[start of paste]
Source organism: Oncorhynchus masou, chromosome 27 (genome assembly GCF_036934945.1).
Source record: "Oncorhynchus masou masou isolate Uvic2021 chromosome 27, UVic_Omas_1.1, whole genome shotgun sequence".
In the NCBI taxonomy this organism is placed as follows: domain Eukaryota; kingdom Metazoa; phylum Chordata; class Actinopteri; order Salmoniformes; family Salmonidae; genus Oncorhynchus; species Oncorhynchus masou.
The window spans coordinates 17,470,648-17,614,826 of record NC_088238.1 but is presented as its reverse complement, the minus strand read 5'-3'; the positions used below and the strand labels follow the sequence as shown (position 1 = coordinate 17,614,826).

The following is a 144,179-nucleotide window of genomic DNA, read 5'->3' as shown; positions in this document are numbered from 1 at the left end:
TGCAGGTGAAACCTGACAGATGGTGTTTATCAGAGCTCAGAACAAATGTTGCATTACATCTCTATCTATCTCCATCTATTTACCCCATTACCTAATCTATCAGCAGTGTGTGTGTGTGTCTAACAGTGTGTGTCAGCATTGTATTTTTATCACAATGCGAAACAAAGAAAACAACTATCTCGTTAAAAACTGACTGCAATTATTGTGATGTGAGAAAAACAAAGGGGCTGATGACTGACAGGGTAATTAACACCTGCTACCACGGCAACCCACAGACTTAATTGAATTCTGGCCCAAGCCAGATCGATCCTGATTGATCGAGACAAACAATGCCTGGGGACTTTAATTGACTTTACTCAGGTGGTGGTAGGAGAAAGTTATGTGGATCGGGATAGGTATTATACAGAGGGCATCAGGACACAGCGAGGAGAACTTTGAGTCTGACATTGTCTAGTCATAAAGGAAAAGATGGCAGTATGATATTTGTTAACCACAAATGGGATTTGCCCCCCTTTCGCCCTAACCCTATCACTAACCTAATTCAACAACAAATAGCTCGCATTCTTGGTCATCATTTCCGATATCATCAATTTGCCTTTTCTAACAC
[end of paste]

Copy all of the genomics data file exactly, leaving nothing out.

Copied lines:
Source organism: Oncorhynchus masou, chromosome 27 (genome assembly GCF_036934945.1).
Source record: "Oncorhynchus masou masou isolate Uvic2021 chromosome 27, UVic_Omas_1.1, whole genome shotgun sequence".
In the NCBI taxonomy this organism is placed as follows: domain Eukaryota; kingdom Metazoa; phylum Chordata; class Actinopteri; order Salmoniformes; family Salmonidae; genus Oncorhynchus; species Oncorhynchus masou.
The window spans coordinates 17,470,648-17,614,826 of record NC_088238.1 but is presented as its reverse complement, the minus strand read 5'-3'; the positions used below and the strand labels follow the sequence as shown (position 1 = coordinate 17,614,826).

The following is a 144,179-nucleotide window of genomic DNA, read 5'->3' as shown; positions in this document are numbered from 1 at the left end:
TGCAGGTGAAACCTGACAGATGGTGTTTATCAGAGCTCAGAACAAATGTTGCATTACATCTCTATCTATCTCCATCTATTTACCCCATTACCTAATCTATCAGCAGTGTGTGTGTGTGTCTAACAGTGTGTGTCAGCATTGTATTTTTATCACAATGCGAAACAAAGAAAACAACTATCTCGTTAAAAACTGACTGCAATTATTGTGATGTGAGAAAAACAAAGGGGCTGATGACTGACAGGGTAATTAACACCTGCTACCACGGCAACCCACAGACTTAATTGAATTCTGGCCCAAGCCAGATCGATCCTGATTGATCGAGACAAACAATGCCTGGGGACTTTAATTGACTTTACTCAGGTGGTGGTAGGAGAAAGTTATGTGGATCGGGATAGGTATTATACAGAGGGCATCAGGACACAGCGAGGAGAACTTTGAGTCTGACATTGTCTAGTCATAAAGGAAAAGATGGCAGTATGATATTTGTTAACCACAAATGGGATTTGCCCCCCTTTCGCCCTAACCCTATCACTAACCTAATTCAACAACAAATAGCTCGCATTCTTGGTCATCATTTCCGATATCATCAATTTGCCTTTTCTAACAC